longitudinal design of SHARE, it is important to mention that only 472 individuals are observed

in both waves.

3.2 Child income

Similarly to other datasets based on middle-aged interviewees, the respondent’s child income

is not directly asked in SHARE. However, child income can be computed with the regression

coefficients of earning equations estimated with an auxiliary dataset that contains the same child

demographics available in SHARE. This is done with the European Union Statistics on Income

and Living Conditions dataset (EU-SILC) for years 2005-20086 which reference period for

income is 2004-2007. The log of hourly labour gross income of employees in full-time jobs and

aged 18-65 is regressed against age, age square, marital status and education level by country and

sex7. Other authors also impute earnings to solve the lack of information for either children or parents. For example, Cox (1987) and Cox and Jakubson (1995) assume that children and parents

live near each other, so that they use the average income of the metropolitan areas where children

live to approximate parental income. McGarry (1999) uses the mid points of child income brackets

-reported by parents- to compute child income. Cox and Rank (1992) use earnings functions

estimated with the same dataset that contains child information to impute parental income at the

standardized age of 45. Although it would be desirable to correct the earnings equations for sample

selection, there is not enough demographic information for children in SHARE. However, as

suggested by Harmon et al. (2003) in their analysis on the returns of education in European

countries, some sample bias could exist, but this appears to be small.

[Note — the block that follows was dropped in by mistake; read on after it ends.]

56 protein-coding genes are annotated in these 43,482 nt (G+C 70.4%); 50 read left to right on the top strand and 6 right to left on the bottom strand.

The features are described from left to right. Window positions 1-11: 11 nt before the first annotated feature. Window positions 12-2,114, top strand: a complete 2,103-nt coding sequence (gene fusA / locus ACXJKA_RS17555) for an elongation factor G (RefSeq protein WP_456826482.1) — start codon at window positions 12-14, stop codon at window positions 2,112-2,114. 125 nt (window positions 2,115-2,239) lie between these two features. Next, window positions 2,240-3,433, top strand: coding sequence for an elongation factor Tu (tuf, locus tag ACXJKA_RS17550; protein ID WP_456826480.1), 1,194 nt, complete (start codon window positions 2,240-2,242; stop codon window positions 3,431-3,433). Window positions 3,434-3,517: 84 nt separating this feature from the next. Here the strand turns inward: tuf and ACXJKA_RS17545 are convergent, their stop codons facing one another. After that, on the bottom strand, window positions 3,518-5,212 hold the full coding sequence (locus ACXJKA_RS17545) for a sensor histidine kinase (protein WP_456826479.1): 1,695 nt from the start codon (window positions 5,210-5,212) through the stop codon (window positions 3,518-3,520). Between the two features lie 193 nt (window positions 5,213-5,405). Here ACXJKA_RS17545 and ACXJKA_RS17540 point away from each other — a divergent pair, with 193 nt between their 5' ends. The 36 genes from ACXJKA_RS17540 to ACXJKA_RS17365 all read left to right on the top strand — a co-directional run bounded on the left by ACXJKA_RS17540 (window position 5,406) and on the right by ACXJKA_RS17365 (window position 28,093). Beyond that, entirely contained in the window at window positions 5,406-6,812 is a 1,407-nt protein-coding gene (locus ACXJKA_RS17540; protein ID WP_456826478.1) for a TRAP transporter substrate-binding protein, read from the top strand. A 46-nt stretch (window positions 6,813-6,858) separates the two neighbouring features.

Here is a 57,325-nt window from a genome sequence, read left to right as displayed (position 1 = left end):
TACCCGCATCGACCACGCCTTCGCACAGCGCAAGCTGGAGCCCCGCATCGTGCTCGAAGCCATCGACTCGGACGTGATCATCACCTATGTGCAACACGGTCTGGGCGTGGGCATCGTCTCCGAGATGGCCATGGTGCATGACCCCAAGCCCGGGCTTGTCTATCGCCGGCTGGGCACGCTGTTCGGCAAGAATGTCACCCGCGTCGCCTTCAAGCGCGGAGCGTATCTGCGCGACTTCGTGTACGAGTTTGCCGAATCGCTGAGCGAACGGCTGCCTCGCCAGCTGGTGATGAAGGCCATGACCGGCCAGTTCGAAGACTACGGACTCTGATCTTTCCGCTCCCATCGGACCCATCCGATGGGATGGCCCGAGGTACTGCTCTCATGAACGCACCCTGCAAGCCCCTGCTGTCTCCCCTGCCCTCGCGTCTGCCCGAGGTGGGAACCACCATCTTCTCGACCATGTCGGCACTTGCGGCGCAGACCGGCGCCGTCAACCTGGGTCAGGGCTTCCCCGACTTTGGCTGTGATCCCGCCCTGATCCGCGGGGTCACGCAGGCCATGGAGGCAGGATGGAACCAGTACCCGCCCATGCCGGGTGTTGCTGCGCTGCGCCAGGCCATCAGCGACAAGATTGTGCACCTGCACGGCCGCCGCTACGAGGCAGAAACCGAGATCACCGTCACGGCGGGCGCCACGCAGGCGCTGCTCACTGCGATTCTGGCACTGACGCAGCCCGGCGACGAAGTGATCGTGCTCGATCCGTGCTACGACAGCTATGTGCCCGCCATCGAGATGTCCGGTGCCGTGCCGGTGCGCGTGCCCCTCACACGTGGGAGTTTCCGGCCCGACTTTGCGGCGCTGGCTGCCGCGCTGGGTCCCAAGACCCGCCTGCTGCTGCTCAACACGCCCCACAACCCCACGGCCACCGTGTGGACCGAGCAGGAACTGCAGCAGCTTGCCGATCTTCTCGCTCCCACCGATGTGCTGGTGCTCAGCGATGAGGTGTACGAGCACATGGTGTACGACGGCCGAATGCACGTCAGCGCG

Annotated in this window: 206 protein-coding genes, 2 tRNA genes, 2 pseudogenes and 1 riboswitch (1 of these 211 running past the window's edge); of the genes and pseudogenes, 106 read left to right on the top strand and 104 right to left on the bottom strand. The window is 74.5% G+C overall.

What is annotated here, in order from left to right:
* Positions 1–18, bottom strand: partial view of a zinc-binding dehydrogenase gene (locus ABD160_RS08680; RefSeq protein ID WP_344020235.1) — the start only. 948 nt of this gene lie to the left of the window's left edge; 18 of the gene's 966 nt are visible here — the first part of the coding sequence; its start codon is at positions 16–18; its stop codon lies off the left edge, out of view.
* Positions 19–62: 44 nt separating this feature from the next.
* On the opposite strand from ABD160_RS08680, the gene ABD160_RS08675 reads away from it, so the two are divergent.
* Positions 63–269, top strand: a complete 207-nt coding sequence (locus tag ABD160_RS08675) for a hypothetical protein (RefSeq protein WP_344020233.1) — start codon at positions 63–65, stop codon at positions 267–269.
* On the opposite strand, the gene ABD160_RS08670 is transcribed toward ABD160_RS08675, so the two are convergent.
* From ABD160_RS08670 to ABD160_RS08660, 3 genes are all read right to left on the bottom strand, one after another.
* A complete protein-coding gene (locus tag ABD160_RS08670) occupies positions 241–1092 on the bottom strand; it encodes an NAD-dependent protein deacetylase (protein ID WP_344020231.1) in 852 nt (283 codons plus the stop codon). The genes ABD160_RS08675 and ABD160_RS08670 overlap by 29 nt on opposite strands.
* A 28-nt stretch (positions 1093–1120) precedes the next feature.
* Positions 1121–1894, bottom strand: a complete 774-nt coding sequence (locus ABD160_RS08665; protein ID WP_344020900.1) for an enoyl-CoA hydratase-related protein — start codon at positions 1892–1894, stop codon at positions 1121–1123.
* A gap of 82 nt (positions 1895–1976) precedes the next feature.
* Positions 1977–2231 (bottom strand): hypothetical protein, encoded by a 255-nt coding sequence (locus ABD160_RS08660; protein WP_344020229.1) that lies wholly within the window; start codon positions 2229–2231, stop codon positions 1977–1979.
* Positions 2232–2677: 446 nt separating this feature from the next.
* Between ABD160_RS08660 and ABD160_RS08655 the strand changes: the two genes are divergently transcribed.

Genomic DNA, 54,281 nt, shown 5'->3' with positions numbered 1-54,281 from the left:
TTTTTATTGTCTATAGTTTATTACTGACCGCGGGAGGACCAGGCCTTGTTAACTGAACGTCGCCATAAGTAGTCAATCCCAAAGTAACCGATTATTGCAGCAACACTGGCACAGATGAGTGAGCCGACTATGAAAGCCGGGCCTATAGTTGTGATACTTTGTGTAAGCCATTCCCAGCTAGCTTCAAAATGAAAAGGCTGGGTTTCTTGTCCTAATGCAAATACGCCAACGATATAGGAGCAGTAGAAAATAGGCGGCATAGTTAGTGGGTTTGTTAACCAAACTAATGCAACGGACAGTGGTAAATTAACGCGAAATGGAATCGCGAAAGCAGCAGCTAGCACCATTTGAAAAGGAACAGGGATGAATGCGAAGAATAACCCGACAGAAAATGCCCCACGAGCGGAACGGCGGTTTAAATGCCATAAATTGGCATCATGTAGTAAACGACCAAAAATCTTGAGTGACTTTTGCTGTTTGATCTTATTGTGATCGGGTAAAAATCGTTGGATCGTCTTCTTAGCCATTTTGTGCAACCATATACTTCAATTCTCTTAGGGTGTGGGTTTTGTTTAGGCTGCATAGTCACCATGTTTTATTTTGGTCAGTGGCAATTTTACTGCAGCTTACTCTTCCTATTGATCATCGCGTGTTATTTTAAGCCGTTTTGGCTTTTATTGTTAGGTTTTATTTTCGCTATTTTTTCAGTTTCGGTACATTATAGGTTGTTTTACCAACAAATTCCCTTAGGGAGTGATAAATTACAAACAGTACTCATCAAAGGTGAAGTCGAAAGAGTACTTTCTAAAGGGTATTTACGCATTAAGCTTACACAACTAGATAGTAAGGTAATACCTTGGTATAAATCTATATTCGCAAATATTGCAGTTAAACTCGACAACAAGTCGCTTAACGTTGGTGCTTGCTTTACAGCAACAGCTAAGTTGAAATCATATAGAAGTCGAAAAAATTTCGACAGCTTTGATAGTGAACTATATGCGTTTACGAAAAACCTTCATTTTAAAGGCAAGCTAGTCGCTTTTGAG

6 The log of hourly labour gross income of employees in full-time jobs (aged 18-65) is regressed against age, age square, marital status and education level, which are also measured in SHARE. The estimates are available from the author upon request.

7 In addition, a child in part-time occupation is assumed to work the average of hours specific to her country and sex. Unemployed children, and those looking after the home or in training are assumed to have zero income.

(13)

3.3 Variables and descriptive statistics

About one third of European parents give equal transfers, although there is considerable

country variation (see Table 1). It is interesting to find distinctive groups such as the Nordic

countries in the top of the ranking of equal-dividing parents and Mediterranean countries such as

Greece and Spain in the bottom part. This somewhat reproduces well-established differences in

welfare regimes and economic inequality. Table 2 shows the descriptive statistics of the variables

of interest and used in the econometric analysis. The transfer amount is important for the child

who receives this. The transfer to child income ratio is 22%. This ratio is larger in the case of

children that receive unequal transfers (26%) than in that of children receiving equal transfers

(18%). The variable good health takes value 1 if the respondent reports being at least in good

health in a 5-scale subjective question on health, and 0 otherwise. The variable top 20% wealth